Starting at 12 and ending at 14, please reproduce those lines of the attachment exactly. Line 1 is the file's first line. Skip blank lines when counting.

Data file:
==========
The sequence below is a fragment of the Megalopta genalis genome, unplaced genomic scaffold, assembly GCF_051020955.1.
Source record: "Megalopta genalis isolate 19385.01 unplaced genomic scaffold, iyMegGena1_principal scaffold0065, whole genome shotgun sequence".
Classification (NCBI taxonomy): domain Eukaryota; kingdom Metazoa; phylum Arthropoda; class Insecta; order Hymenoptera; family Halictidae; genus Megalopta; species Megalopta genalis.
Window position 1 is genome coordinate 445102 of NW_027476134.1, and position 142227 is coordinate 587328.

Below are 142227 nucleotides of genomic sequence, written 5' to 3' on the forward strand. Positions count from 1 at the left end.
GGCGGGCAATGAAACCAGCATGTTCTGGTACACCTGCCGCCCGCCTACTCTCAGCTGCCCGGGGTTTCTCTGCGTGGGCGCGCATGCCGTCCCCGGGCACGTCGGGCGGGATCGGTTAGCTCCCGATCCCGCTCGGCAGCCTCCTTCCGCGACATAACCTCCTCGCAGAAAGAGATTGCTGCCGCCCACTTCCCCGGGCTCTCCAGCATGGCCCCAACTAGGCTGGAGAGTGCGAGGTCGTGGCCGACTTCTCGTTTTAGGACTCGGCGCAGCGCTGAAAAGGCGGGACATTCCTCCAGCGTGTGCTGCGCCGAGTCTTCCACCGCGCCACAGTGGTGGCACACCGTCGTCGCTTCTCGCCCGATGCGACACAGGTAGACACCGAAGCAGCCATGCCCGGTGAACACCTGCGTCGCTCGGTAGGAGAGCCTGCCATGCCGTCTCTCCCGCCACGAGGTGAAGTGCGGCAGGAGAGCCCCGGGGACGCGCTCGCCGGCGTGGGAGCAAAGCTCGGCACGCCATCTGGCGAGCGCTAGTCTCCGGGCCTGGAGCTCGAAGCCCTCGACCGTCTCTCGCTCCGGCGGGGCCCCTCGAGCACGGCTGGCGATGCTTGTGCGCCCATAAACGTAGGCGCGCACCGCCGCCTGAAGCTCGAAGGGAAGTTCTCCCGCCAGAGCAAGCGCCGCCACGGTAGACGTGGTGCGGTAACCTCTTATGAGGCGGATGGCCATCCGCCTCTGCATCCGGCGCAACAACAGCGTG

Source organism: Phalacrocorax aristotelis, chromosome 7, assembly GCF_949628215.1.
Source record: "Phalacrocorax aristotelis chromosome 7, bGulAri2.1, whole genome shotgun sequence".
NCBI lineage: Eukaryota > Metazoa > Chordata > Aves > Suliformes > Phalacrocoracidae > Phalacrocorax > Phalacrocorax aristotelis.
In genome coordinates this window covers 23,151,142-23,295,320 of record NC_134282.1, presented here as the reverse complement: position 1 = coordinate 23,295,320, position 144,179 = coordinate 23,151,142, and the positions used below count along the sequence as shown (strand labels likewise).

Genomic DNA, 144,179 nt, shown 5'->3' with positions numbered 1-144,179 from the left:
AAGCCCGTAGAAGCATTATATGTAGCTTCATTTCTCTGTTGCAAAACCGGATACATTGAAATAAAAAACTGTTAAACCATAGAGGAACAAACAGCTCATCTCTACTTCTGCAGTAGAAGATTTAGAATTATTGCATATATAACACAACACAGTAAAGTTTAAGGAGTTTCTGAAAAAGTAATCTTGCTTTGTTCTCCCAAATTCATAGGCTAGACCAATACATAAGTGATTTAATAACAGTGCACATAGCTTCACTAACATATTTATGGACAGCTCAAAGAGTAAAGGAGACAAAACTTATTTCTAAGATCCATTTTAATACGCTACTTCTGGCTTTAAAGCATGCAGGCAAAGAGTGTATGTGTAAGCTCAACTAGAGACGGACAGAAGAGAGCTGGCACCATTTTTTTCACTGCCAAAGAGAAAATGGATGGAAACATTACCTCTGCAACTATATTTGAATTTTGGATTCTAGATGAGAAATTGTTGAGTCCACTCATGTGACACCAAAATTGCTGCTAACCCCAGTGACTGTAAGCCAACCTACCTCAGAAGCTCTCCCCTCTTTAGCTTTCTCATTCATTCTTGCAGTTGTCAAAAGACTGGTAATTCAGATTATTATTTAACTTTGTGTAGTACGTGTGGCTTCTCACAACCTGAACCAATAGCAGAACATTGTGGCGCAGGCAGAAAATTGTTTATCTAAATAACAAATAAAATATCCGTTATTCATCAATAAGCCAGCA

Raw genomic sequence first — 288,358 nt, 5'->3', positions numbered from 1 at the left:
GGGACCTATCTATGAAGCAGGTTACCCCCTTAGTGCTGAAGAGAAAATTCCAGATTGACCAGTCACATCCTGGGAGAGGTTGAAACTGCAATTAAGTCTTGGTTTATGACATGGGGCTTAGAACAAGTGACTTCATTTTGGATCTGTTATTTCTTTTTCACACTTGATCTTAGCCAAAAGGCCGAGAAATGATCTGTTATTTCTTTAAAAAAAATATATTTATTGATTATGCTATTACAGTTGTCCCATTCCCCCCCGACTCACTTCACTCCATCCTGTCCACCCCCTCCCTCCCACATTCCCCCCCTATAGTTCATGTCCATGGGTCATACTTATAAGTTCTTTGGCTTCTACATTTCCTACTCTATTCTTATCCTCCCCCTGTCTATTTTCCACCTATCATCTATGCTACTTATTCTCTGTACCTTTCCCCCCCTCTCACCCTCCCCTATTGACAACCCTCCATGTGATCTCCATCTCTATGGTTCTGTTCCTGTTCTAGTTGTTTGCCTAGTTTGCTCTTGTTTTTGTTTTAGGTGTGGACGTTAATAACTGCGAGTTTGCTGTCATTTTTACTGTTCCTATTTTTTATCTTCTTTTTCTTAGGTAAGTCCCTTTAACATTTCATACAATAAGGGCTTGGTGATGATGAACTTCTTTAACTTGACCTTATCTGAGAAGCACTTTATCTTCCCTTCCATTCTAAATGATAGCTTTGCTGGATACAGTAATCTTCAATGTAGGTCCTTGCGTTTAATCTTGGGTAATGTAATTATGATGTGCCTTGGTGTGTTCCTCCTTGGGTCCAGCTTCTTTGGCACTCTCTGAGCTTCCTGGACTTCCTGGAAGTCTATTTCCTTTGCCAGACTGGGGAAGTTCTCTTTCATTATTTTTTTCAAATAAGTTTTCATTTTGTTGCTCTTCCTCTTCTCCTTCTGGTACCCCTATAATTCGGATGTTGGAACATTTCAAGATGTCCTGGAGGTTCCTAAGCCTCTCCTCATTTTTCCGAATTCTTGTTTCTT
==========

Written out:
AAGCCCGTAGAAGCATTATATGTAGCTTCATTTCTCTGTTGCAAAACCGGATACATTGAAATAAAAAACTGTTAAACCATAGAGGAACAAACAGCTCATCTCTACTTCTGCAGTAGAAGATTTAGAATTATTGCATATATAACACAACACAGTAAAGTTTAAGGAGTTTCTGAAAAAGTAATCTTGCTTTGTTCTCCCAAATTCATAGGCTAGACCAATACATAAGTGATTTAATAACAGTGCACATAGCTTCACTAACATATTTATGGACAGCTCAAAGAGTAAAGGAGACAAAACTTATTTCTAAGATCCATTTTAATACGCTACTTCTGGCTTTAAAGCATGCAGGCAAAGAGTGTATGTGTAAGCTCAACTAGAGACGGACAGAAGAGAGCTGGCACCATTTTTTTCACTGCCAAAGAGAAAATGGATGGAAACATTACCTCTGCAACTATATTTGAATTTTGGATTCTAGATGAGAAATTGTTGAGTCCACTCATGTGACACCAAAATTGCTGCTAACCCCAGTGACTGTAAGCCAACCTACCTCAGAAGCTCTCCCCTCTTTAGCTTTCTCATTCATTCTTGCAGTTGTCAAAAGACTGGTAATTCAGATTATTATTTAACTTTGTGTAGTACGTGTGGCTTCTCACAACCTGAACCAATAGCAGAACATTGTGGCGCAGGCAGAAAATTGTTTATCTAAATAACAAATAAAATATCCGTTATTCATCAATAAGCCAGCA

Raw genomic sequence first — 288,358 nt, 5'->3', positions numbered from 1 at the left:
GGGACCTATCTATGAAGCAGGTTACCCCCTTAGTGCTGAAGAGAAAATTCCAGATTGACCAGTCACATCCTGGGAGAGGTTGAAACTGCAATTAAGTCTTGGTTTATGACATGGGGCTTAGAACAAGTGACTTCATTTTGGATCTGTTATTTCTTTTTCACACTTGATCTTAGCCAAAAGGCCGAGAAATGATCTGTTATTTCTTTAAAAAAAATATATTTATTGATTATGCTATTACAGTTGTCCCATTCCCCCCCGACTCACTTCACTCCATCCTGTCCACCCCCTCCCTCCCACATTCCCCCCCTATAGTTCATGTCCATGGGTCATACTTATAAGTTCTTTGGCTTCTACATTTCCTACTCTATTCTTATCCTCCCCCTGTCTATTTTCCACCTATCATCTATGCTACTTATTCTCTGTACCTTTCCCCCCCTCTCACCCTCCCCTATTGACAACCCTCCATGTGATCTCCATCTCTATGGTTCTGTTCCTGTTCTAGTTGTTTGCCTAGTTTGCTCTTGTTTTTGTTTTAGGTGTGGACGTTAATAACTGCGAGTTTGCTGTCATTTTTACTGTTCCTATTTTTTATCTTCTTTTTCTTAGGTAAGTCCCTTTAACATTTCATACAATAAGGGCTTGGTGATGATGAACTTCTTTAACTTGACCTTATCTGAGAAGCACTTTATCTTCCCTTCCATTCTAAATGATAGCTTTGCTGGATACAGTAATCTTCAATGTAGGTCCTTGCGTTTAATCTTGGGTAATGTAATTATGATGTGCCTTGGTGTGTTCCTCCTTGGGTCCAGCTTCTTTGGCACTCTCTGAGCTTCCTGGACTTCCTGGAAGTCTATTTCCTTTGCCAGACTGGGGAAGTTCTCTTTCATTATTTTTTTCAAATAAGTTTTCATTTTGTTGCTCTTCCTCTTCTCCTTCTGGTACCCCTATAATTCGGATGTTGGAACATTTCAAGATGTCCTGGAGGTTCCTAAGCCTCTCCTCATTTTTCCGAATTCTTGTTTCTT